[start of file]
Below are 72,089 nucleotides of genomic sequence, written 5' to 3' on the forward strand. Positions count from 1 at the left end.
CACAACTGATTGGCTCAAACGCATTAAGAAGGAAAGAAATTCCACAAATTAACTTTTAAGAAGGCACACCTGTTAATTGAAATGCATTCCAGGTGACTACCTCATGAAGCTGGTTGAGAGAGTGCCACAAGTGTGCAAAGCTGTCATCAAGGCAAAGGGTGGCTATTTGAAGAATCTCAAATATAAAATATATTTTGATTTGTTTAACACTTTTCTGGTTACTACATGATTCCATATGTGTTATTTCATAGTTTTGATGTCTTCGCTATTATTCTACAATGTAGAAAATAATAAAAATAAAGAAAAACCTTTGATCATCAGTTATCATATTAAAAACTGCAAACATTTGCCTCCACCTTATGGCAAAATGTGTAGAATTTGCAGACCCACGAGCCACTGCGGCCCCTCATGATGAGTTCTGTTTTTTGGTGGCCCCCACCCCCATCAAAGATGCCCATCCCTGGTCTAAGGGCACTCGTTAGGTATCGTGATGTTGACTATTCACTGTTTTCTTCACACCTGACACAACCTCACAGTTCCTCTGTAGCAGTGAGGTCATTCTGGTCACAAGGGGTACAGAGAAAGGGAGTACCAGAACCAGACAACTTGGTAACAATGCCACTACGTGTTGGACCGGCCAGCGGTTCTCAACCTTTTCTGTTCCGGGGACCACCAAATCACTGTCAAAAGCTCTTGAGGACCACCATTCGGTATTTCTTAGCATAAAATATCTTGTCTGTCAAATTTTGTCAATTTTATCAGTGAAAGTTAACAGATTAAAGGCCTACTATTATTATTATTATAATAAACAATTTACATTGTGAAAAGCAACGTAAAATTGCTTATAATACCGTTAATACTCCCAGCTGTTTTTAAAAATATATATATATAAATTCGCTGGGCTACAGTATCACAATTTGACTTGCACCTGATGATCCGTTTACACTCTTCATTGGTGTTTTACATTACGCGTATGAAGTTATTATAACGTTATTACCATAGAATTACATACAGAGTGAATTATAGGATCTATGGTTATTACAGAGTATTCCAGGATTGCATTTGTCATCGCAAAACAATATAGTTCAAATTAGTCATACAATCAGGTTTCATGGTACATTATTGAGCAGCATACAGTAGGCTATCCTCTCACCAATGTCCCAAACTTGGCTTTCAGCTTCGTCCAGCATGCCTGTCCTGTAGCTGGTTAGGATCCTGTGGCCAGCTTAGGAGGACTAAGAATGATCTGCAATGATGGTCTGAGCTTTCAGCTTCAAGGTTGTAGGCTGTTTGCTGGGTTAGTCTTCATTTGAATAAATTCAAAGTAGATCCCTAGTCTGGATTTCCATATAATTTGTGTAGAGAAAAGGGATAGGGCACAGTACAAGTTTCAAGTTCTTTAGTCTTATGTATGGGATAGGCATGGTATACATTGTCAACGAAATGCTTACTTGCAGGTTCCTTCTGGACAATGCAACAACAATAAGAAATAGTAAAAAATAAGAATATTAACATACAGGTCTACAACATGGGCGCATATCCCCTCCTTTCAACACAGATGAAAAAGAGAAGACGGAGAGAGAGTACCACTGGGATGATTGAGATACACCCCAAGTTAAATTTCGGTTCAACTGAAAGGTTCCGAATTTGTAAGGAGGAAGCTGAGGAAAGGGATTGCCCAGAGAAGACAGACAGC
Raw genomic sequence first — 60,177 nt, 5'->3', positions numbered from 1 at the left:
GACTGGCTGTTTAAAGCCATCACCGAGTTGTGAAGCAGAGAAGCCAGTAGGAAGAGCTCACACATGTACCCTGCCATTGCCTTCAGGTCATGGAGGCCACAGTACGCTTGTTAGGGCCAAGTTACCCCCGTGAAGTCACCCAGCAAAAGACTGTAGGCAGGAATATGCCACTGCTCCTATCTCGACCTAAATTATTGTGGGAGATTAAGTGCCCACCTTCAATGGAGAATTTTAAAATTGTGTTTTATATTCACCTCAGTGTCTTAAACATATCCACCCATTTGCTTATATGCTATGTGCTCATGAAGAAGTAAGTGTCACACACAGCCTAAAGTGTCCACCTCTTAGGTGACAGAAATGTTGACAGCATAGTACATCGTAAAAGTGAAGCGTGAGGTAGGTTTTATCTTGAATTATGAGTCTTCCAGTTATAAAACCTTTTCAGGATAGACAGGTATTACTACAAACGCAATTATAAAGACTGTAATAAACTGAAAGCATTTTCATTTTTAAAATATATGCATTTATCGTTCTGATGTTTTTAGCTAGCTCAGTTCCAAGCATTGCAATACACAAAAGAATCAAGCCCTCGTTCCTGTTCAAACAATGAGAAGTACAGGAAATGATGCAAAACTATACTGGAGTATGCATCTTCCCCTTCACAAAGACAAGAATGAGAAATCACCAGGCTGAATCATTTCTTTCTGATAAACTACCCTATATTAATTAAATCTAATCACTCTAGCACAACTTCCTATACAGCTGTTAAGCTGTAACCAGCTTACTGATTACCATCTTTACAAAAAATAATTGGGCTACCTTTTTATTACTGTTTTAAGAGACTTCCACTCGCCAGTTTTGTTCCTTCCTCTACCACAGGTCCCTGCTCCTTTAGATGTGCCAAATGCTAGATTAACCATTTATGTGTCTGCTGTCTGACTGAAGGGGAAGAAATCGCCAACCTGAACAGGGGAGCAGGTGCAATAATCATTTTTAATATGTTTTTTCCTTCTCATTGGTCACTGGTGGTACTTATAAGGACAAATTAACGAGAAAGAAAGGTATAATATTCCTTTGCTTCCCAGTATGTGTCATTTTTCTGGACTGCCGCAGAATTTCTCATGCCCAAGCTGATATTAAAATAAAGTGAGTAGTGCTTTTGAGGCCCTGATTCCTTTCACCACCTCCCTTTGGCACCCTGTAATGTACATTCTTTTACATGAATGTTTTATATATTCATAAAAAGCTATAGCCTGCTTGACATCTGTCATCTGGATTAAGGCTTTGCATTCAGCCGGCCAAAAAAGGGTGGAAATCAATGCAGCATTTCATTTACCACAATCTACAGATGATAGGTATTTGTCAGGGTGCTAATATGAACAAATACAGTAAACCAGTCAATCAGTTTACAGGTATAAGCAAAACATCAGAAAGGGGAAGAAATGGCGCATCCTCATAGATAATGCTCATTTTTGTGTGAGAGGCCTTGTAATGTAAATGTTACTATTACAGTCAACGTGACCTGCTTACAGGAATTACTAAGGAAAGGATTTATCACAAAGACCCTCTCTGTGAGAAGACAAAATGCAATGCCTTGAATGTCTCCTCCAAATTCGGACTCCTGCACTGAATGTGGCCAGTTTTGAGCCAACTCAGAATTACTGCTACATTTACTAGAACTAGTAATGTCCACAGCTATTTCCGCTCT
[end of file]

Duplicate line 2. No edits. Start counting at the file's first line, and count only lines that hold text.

CACAACTGATTGGCTCAAACGCATTAAGAAGGAAAGAAATTCCACAAATTAACTTTTAAGAAGGCACACCTGTTAATTGAAATGCATTCCAGGTGACTACCTCATGAAGCTGGTTGAGAGAGTGCCACAAGTGTGCAAAGCTGTCATCAAGGCAAAGGGTGGCTATTTGAAGAATCTCAAATATAAAATATATTTTGATTTGTTTAACACTTTTCTGGTTACTACATGATTCCATATGTGTTATTTCATAGTTTTGATGTCTTCGCTATTATTCTACAATGTAGAAAATAATAAAAATAAAGAAAAACCTTTGATCATCAGTTATCATATTAAAAACTGCAAACATTTGCCTCCACCTTATGGCAAAATGTGTAGAATTTGCAGACCCACGAGCCACTGCGGCCCCTCATGATGAGTTCTGTTTTTTGGTGGCCCCCACCCCCATCAAAGATGCCCATCCCTGGTCTAAGGGCACTCGTTAGGTATCGTGATGTTGACTATTCACTGTTTTCTTCACACCTGACACAACCTCACAGTTCCTCTGTAGCAGTGAGGTCATTCTGGTCACAAGGGGTACAGAGAAAGGGAGTACCAGAACCAGACAACTTGGTAACAATGCCACTACGTGTTGGACCGGCCAGCGGTTCTCAACCTTTTCTGTTCCGGGGACCACCAAATCACTGTCAAAAGCTCTTGAGGACCACCATTCGGTATTTCTTAGCATAAAATATCTTGTCTGTCAAATTTTGTCAATTTTATCAGTGAAAGTTAACAGATTAAAGGCCTACTATTATTATTATTATAATAAACAATTTACATTGTGAAAAGCAACGTAAAATTGCTTATAATACCGTTAATACTCCCAGCTGTTTTTAAAAATATATATATATAAATTCGCTGGGCTACAGTATCACAATTTGACTTGCACCTGATGATCCGTTTACACTCTTCATTGGTGTTTTACATTACGCGTATGAAGTTATTATAACGTTATTACCATAGAATTACATACAGAGTGAATTATAGGATCTATGGTTATTACAGAGTATTCCAGGATTGCATTTGTCATCGCAAAACAATATAGTTCAAATTAGTCATACAATCAGGTTTCATGGTACATTATTGAGCAGCATACAGTAGGCTATCCTCTCACCAATGTCCCAAACTTGGCTTTCAGCTTCGTCCAGCATGCCTGTCCTGTAGCTGGTTAGGATCCTGTGGCCAGCTTAGGAGGACTAAGAATGATCTGCAATGATGGTCTGAGCTTTCAGCTTCAAGGTTGTAGGCTGTTTGCTGGGTTAGTCTTCATTTGAATAAATTCAAAGTAGATCCCTAGTCTGGATTTCCATATAATTTGTGTAGAGAAAAGGGATAGGGCACAGTACAAGTTTCAAGTTCTTTAGTCTTATGTATGGGATAGGCATGGTATACATTGTCAACGAAATGCTTACTTGCAGGTTCCTTCTGGACAATGCAACAACAATAAGAAATAGTAAAAAATAAGAATATTAACATACAGGTCTACAACATGGGCGCATATCCCCTCCTTTCAACACAGATGAAAAAGAGAAGACGGAGAGAGAGTACCACTGGGATGATTGAGATACACCCCAAGTTAAATTTCGGTTCAACTGAAAGGTTCCGAATTTGTAAGGAGGAAGCTGAGGAAAGGGATTGCCCAGAGAAGACAGACAGC